The Reich Governors Law (German: Reichsstatthaltergesetz) of 30 January 1935 formally designated the Reich Governors as the representatives of the Reich government, appointed to watch over the execution of the political guidelines issued by the Führer und Reichskanzler (Hitler). They received the authority to "inform" the provincial authorities about the guidelines and the measures to fulfill them. The Reichsstatthalter were now also empowered to take over all functions of state government. They also appointed the mayors of all towns and cities with populations fewer than 100,000. This had the effect of giving the Reich Interior Ministry near-complete control over local government. The Interior Minister appointed the mayors of all cities with populations greater than 100,000 (though Hitler reserved the right to appoint the mayors of Berlin and Hamburg himself if he deemed it necessary) and, as mentioned above, the Reich Governors were responsible to him.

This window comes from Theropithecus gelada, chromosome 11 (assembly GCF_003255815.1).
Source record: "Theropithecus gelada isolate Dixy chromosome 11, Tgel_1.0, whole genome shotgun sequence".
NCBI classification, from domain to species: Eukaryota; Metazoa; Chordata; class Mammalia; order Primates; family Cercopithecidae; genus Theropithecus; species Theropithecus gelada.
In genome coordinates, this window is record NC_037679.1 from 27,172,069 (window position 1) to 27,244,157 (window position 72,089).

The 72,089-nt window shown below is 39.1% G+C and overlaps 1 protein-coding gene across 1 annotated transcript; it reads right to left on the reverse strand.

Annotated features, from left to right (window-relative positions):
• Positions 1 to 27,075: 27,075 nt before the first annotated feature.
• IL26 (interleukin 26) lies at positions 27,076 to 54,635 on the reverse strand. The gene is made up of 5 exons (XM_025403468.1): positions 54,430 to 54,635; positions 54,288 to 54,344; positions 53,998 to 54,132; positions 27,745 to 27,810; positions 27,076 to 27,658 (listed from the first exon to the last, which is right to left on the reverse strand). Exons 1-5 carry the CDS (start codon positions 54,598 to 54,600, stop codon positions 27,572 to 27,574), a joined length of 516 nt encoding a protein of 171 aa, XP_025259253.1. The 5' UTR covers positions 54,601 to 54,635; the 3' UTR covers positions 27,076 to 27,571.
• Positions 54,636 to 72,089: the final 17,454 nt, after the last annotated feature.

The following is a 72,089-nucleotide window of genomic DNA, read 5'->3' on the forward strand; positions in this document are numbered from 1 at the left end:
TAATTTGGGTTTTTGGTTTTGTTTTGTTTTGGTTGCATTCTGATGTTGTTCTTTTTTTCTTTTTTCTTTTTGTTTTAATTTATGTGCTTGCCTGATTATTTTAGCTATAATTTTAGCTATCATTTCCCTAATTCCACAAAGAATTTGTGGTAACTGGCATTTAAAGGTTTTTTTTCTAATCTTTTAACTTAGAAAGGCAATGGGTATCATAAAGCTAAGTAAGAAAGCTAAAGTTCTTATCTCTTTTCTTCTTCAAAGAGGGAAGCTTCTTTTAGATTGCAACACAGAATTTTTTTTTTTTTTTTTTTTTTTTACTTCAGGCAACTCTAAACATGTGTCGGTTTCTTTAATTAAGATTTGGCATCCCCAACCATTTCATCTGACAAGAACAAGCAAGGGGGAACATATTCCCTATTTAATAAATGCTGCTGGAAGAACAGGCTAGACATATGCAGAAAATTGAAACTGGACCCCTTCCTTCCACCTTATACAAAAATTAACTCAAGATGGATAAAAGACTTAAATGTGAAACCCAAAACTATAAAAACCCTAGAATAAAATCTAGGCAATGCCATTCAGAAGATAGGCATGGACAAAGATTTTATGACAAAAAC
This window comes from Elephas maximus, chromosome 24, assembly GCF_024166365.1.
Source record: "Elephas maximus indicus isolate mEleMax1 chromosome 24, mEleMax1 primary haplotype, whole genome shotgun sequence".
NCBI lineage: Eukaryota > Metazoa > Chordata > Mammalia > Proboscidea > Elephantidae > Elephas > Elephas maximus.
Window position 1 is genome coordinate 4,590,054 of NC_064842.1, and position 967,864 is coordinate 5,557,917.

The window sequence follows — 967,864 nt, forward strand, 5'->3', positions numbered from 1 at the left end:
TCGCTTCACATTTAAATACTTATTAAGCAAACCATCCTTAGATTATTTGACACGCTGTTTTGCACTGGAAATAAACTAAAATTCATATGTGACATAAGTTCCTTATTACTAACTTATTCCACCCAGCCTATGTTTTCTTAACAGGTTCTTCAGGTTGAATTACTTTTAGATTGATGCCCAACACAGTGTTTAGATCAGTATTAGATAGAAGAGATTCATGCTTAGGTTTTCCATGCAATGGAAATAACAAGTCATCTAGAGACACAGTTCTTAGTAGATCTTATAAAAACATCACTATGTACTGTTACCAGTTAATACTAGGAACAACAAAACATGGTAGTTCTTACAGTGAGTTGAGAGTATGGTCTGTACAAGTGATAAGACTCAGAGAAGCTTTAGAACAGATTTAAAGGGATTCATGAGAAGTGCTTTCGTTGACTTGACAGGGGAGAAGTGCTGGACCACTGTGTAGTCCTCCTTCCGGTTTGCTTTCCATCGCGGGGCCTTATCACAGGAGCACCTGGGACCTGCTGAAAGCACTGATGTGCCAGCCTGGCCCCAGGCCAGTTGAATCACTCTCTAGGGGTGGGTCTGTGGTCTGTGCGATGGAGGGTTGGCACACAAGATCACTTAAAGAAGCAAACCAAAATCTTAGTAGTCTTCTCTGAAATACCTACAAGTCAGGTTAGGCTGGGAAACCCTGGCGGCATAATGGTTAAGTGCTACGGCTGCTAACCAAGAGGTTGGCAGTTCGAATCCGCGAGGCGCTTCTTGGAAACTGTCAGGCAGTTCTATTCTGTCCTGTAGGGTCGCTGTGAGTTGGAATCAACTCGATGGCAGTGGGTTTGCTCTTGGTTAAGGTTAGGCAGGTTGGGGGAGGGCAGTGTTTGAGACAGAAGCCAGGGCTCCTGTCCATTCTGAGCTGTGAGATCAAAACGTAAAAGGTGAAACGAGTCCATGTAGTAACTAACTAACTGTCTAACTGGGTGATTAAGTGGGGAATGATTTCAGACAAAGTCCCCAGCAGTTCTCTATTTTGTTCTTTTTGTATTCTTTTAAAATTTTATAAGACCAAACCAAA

Annexed territories

The (de facto abolished) states and annexed areas of Nazi Germany, 1944

After the Anschluss ("union") with Germany, Austria, renamed Ostmark, became the first of a new type of administrative subdivision called a Reichsgau (not to be confused with Nazi Party Gaue). Austria's last pre-war chancellor Arthur Seyss-Inquart became its first Reichsstatthalter. However, with the promulgation of the Ostmarkgesetz on 1 May 1939, the former States of Austria were reorganized into seven new Reichsgaue, each under the rule of a government official holding the dual offices of Reichsstatthalter (governor) and Gauleiter (Nazi Party leader). Generally, these positions were occupied by the last state premier.